said, from the, conceptions' of the "igovern
ment portrayed in these utterances to the
declarations of the spokesmen of the pres-(
Davis idem. Fla.) deplored the spirit of
expansion which has taken possession
of a portion of the people. Yet not for
all the world would he withhold from
our soldiers, fighting, bleeding and dying
Jn the Philippines, all .the .mora.1 and ma
terial support they need. Davis was ap
plauded by the republicans.
Richardson (dem., .Tenn.) briefly re
viewed the appropriations for the, mili
tary department, showing that in time of
p"eace the appropriations for it, with the
deficiency provided in this bill, reachedf
$121,000,000. He then proceeded to criticize
the transactions of Secretary Gage in tho
matter of the sale of the New York custom-house
to the National City bank oft
New York; Richardson said one, of the."
newspapers had gone so far as to charge
that Mr. Gage had been guilty of em-
bezzlement technically and "legally, aird"
was, therefore, subject to impeachment. I
Richardson said he did not go to that
length, but the secretary of the treasury,
he said, had certainly violated the letter
of the law.
Richardson said, that in his opinion the
secretary was not guilty of embezzle
ment, and expressed the opinion tha he
had a perfect right to deposit the money
In a government depository such as tho
National City bank then was. But he de
sired to go beyond that. The custom
house was sold to the bank July 3, 1S99,
for $3,365,000. Just before the sale (June
5) the secretary received a letter from A.
B. Hepburn, saying "Of course this bank
is very .strong, andif you take the pains
to look at the list of directors you will
see that we have great claims, in view of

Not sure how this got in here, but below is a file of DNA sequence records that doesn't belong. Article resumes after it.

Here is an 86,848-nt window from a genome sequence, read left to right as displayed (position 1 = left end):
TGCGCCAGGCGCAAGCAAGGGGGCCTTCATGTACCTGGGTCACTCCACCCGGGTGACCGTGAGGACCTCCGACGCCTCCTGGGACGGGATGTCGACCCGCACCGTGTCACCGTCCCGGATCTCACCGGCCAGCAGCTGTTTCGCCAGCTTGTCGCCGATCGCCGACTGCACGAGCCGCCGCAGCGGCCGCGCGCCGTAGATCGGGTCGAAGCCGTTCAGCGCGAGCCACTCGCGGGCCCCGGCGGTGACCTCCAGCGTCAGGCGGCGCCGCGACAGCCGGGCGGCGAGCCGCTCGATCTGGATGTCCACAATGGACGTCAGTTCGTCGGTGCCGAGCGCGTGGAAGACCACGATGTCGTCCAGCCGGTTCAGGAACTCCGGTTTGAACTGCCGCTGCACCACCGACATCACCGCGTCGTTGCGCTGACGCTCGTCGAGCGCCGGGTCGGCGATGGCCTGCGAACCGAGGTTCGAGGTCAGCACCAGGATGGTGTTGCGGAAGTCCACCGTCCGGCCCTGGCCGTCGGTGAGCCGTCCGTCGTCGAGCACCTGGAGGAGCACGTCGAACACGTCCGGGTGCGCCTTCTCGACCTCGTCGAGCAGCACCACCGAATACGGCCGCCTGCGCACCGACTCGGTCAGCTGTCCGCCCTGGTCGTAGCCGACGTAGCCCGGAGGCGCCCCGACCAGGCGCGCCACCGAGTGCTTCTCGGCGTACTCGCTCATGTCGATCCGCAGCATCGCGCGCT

what was done In 1896." Richardson then
read a list of some government deposits
In this bank at Various- times, to show
that for six months it had tlie use of an
average of $10,000,000 of government money.
Was that due to the contributions made
by the directors to the campaign fund of
1S96? he inquired. Turning galn to the
sale of the custom-hoUse, the deposit of
the money in the purchasing bank and
the lease of the property to the govern
ment at the rate of $136,000 a year, he
asked, What had the government got out
of the transaction? A paper credit of
$3,215,000 and the privilege of paying $136,
003 ayeanrent. "What had the bank got?
The rent, the use of the purchase money
which it lent, according to newspaper re
ports, at enormous rates, and by with
holding the last $50,000 of the purchase
price to prevent the title from passing,
exemption from, taxation upon the prop
erty It had purchased.
"I Jeave It to any honest-minded man,"
said Richardson, "if that Is dpallng fairly
with the trust money of the United
States?" (Democratic applause.)
Hoplcins (rep. 111.) quickly challenged
Richardson's statement that the bank
was not liable for taxes, declaring taxes
accrued from the time the bank purchased
and took possession, tne mere paper deed
not affecting this, but only evidencing
ownership. Hopkins said the report of
the secretary of the treasury not only